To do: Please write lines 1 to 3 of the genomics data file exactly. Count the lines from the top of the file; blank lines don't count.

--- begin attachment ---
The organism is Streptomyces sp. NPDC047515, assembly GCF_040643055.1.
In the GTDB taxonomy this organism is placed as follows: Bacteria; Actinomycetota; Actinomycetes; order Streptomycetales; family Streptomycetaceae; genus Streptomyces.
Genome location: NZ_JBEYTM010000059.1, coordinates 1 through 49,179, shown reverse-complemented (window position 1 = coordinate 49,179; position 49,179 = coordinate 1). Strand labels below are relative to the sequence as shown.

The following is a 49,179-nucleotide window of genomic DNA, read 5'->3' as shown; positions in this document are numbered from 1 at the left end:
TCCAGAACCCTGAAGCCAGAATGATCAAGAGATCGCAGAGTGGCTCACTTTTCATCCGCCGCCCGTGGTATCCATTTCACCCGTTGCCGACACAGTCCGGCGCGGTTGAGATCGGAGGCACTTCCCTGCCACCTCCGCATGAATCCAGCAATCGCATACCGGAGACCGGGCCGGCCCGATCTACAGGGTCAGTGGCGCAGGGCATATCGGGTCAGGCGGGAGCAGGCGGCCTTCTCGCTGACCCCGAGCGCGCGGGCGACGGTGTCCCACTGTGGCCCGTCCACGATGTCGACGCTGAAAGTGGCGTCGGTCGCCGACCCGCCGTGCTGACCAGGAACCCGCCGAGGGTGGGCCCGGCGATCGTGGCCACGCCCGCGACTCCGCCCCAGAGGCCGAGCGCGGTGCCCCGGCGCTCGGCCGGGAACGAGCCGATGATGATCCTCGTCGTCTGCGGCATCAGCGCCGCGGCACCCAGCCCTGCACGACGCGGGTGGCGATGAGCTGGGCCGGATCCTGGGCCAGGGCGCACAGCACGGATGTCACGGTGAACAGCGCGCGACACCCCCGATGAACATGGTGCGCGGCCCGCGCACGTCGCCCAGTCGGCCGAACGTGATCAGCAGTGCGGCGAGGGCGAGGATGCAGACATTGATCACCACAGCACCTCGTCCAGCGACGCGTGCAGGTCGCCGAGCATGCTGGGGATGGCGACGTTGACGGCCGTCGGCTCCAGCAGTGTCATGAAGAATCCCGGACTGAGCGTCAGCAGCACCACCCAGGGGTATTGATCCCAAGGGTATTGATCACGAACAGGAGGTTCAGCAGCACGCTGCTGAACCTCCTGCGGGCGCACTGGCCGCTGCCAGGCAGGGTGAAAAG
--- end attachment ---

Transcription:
The organism is Streptomyces sp. NPDC047515, assembly GCF_040643055.1.
In the GTDB taxonomy this organism is placed as follows: Bacteria; Actinomycetota; Actinomycetes; order Streptomycetales; family Streptomycetaceae; genus Streptomyces.
Genome location: NZ_JBEYTM010000059.1, coordinates 1 through 49,179, shown reverse-complemented (window position 1 = coordinate 49,179; position 49,179 = coordinate 1). Strand labels below are relative to the sequence as shown.